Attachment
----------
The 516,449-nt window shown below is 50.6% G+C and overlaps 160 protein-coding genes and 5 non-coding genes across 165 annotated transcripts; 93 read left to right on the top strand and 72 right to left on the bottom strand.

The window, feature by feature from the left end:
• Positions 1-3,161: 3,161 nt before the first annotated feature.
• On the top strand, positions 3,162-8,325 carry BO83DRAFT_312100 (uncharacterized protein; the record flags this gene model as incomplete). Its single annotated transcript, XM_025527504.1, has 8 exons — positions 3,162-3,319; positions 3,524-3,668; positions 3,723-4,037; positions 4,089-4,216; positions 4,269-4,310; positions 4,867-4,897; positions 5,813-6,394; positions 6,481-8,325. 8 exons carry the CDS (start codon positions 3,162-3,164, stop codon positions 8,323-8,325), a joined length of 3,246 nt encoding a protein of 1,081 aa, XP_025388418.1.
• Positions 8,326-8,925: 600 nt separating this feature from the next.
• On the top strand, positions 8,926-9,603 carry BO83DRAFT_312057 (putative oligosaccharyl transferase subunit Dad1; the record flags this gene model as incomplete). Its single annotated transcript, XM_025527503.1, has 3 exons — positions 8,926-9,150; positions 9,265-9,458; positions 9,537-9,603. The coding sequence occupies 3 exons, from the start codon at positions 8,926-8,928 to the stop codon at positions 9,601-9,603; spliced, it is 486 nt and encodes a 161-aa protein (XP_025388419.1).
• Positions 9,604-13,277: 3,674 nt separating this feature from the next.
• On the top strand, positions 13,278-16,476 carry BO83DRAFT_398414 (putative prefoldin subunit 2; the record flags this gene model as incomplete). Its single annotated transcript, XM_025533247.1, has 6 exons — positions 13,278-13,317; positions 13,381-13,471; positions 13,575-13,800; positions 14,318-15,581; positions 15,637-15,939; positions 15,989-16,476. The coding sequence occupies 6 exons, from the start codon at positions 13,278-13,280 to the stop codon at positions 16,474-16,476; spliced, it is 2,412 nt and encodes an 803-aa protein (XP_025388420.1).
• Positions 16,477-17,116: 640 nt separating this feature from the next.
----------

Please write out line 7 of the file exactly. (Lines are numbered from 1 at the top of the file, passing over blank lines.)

• Positions 9,604-13,277: 3,674 nt separating this feature from the next.